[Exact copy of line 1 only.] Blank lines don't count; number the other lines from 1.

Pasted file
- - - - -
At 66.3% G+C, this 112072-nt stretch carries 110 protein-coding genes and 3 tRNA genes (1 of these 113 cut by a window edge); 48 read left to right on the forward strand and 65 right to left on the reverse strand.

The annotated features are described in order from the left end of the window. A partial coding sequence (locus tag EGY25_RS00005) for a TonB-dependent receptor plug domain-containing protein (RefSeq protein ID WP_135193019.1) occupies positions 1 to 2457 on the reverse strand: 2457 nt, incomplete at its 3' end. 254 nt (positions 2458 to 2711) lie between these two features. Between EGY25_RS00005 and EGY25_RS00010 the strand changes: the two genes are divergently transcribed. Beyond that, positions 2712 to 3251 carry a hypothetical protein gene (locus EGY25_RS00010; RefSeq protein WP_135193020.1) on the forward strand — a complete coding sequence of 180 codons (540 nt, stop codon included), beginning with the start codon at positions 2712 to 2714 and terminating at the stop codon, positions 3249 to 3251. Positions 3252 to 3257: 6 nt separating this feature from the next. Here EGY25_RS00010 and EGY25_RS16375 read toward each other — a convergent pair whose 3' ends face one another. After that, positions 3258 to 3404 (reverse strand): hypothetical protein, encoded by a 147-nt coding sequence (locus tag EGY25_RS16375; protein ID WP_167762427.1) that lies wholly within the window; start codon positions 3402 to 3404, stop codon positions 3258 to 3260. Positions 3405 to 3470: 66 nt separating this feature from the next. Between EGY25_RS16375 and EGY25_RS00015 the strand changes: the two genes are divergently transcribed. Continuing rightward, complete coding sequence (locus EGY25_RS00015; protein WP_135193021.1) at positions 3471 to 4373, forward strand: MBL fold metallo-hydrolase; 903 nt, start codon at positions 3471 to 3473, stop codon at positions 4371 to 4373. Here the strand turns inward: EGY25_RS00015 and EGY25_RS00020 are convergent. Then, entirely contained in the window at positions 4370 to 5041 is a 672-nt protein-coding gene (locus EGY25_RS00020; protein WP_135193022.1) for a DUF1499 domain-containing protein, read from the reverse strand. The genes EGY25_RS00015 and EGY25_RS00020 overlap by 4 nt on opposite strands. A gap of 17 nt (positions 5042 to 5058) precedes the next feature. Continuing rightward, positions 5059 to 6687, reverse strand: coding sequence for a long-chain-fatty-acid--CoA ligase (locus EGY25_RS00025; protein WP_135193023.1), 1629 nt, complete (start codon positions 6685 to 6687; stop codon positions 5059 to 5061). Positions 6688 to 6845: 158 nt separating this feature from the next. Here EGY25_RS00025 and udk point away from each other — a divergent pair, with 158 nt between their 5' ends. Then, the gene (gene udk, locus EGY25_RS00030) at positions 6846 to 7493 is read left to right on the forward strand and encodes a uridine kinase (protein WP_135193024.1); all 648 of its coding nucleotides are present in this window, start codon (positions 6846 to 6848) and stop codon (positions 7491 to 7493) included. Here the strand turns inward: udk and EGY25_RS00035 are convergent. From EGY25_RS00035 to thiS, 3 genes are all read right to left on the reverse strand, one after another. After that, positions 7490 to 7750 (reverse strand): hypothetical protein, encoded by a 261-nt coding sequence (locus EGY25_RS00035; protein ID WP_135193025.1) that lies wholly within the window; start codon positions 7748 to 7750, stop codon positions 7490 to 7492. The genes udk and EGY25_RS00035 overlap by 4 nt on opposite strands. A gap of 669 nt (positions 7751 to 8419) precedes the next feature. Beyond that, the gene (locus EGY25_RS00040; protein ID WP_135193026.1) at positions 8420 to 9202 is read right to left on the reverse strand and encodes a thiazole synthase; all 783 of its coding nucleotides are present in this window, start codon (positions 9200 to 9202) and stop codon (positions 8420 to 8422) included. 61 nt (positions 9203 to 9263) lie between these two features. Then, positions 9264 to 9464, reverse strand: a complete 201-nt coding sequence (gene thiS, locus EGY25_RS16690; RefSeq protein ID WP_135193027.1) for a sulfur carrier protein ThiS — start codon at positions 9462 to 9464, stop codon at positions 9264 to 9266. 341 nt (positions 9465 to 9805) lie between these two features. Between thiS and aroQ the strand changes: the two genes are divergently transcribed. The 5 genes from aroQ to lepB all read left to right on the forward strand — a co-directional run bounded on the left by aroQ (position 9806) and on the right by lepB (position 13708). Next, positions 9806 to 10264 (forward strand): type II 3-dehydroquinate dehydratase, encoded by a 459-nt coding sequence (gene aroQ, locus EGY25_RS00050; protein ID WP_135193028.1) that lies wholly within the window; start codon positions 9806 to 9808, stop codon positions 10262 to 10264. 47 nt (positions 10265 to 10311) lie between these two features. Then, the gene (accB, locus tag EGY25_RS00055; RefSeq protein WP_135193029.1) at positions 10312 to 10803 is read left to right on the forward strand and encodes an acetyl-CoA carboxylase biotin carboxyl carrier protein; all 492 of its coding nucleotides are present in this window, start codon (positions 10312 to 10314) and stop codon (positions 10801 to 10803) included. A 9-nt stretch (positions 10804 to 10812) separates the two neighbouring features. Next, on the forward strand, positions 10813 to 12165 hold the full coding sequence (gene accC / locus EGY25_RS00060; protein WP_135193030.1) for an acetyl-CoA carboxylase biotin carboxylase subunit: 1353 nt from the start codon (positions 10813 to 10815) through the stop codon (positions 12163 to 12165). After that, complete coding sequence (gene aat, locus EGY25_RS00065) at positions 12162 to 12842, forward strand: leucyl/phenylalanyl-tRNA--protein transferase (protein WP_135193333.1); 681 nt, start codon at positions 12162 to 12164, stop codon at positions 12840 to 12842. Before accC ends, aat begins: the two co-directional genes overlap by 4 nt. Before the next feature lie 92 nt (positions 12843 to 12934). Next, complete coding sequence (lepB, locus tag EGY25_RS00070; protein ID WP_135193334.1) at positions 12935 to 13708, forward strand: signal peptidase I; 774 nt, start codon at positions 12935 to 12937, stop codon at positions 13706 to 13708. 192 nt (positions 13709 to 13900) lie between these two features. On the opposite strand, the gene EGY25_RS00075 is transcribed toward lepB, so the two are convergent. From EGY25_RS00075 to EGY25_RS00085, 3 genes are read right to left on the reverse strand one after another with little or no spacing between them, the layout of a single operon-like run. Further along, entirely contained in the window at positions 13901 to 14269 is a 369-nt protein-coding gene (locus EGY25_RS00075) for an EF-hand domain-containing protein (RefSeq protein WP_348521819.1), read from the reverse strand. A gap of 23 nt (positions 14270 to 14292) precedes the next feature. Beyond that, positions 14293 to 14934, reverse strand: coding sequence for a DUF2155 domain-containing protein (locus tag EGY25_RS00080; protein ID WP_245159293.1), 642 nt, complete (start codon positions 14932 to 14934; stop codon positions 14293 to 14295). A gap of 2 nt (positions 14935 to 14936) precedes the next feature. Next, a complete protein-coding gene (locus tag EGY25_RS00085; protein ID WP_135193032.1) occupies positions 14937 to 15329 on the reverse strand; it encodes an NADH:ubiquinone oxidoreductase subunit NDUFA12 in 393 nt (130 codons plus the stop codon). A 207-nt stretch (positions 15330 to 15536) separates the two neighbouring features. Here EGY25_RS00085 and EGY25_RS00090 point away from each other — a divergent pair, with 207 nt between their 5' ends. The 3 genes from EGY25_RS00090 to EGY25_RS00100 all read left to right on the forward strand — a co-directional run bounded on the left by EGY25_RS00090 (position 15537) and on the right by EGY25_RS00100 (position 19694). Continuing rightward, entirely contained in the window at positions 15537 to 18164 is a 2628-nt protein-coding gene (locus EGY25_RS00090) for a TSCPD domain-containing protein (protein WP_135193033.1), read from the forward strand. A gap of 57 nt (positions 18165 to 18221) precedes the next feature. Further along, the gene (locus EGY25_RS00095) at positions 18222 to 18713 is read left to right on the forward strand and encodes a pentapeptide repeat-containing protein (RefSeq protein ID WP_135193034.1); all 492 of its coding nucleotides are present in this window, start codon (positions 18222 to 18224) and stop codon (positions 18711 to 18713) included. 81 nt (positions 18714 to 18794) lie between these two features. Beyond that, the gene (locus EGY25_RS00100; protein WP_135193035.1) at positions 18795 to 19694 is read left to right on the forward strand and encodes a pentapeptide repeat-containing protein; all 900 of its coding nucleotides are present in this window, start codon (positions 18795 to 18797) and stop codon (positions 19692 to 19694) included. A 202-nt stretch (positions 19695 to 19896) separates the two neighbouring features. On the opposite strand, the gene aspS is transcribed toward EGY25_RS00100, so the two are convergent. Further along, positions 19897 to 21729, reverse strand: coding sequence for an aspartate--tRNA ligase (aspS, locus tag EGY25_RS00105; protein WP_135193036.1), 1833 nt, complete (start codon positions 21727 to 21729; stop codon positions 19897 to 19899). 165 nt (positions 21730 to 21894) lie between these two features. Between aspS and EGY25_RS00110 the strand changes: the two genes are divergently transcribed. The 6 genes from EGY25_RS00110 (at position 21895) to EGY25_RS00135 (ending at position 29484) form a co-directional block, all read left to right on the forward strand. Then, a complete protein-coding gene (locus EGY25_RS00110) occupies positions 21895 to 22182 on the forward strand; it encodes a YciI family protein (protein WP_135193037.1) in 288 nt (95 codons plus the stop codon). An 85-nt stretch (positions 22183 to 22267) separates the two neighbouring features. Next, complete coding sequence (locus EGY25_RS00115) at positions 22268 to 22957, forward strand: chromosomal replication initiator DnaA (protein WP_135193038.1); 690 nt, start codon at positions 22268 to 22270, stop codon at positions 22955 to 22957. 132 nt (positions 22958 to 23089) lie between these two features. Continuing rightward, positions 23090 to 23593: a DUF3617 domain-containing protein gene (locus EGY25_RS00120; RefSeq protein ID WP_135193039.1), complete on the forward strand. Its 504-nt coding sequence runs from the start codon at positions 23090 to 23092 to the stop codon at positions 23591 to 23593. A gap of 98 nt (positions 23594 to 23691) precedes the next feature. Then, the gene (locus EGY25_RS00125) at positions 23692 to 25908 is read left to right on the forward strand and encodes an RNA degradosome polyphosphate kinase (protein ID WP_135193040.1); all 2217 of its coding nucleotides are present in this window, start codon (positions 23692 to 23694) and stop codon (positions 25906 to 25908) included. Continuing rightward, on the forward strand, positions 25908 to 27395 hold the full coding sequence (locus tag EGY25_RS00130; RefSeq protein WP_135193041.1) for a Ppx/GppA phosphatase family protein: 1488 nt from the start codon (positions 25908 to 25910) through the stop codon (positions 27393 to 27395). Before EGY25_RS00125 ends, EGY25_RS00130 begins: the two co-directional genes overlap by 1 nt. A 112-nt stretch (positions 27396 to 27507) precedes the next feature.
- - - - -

At 66.3% G+C, this 112072-nt stretch carries 110 protein-coding genes and 3 tRNA genes (1 of these 113 cut by a window edge); 48 read left to right on the forward strand and 65 right to left on the reverse strand.